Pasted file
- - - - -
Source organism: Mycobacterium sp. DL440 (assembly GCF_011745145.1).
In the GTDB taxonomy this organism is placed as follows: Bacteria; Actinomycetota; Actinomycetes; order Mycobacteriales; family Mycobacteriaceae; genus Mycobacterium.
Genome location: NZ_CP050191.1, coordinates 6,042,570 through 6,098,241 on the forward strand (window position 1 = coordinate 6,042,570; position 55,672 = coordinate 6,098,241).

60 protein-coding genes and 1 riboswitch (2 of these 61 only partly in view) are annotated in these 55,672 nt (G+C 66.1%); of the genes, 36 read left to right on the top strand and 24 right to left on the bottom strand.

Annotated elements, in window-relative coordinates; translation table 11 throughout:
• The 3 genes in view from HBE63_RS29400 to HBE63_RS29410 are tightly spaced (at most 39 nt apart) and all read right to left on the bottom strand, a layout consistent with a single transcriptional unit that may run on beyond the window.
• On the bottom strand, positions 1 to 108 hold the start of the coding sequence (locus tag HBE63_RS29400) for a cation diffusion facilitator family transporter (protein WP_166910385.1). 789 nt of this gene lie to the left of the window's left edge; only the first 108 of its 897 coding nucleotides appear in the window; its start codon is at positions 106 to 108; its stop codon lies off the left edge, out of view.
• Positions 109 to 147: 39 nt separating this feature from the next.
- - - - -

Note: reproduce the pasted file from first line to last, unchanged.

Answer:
Source organism: Mycobacterium sp. DL440 (assembly GCF_011745145.1).
In the GTDB taxonomy this organism is placed as follows: Bacteria; Actinomycetota; Actinomycetes; order Mycobacteriales; family Mycobacteriaceae; genus Mycobacterium.
Genome location: NZ_CP050191.1, coordinates 6,042,570 through 6,098,241 on the forward strand (window position 1 = coordinate 6,042,570; position 55,672 = coordinate 6,098,241).

60 protein-coding genes and 1 riboswitch (2 of these 61 only partly in view) are annotated in these 55,672 nt (G+C 66.1%); of the genes, 36 read left to right on the top strand and 24 right to left on the bottom strand.

Annotated elements, in window-relative coordinates; translation table 11 throughout:
• The 3 genes in view from HBE63_RS29400 to HBE63_RS29410 are tightly spaced (at most 39 nt apart) and all read right to left on the bottom strand, a layout consistent with a single transcriptional unit that may run on beyond the window.
• On the bottom strand, positions 1 to 108 hold the start of the coding sequence (locus tag HBE63_RS29400) for a cation diffusion facilitator family transporter (protein WP_166910385.1). 789 nt of this gene lie to the left of the window's left edge; only the first 108 of its 897 coding nucleotides appear in the window; its start codon is at positions 106 to 108; its stop codon lies off the left edge, out of view.
• Positions 109 to 147: 39 nt separating this feature from the next.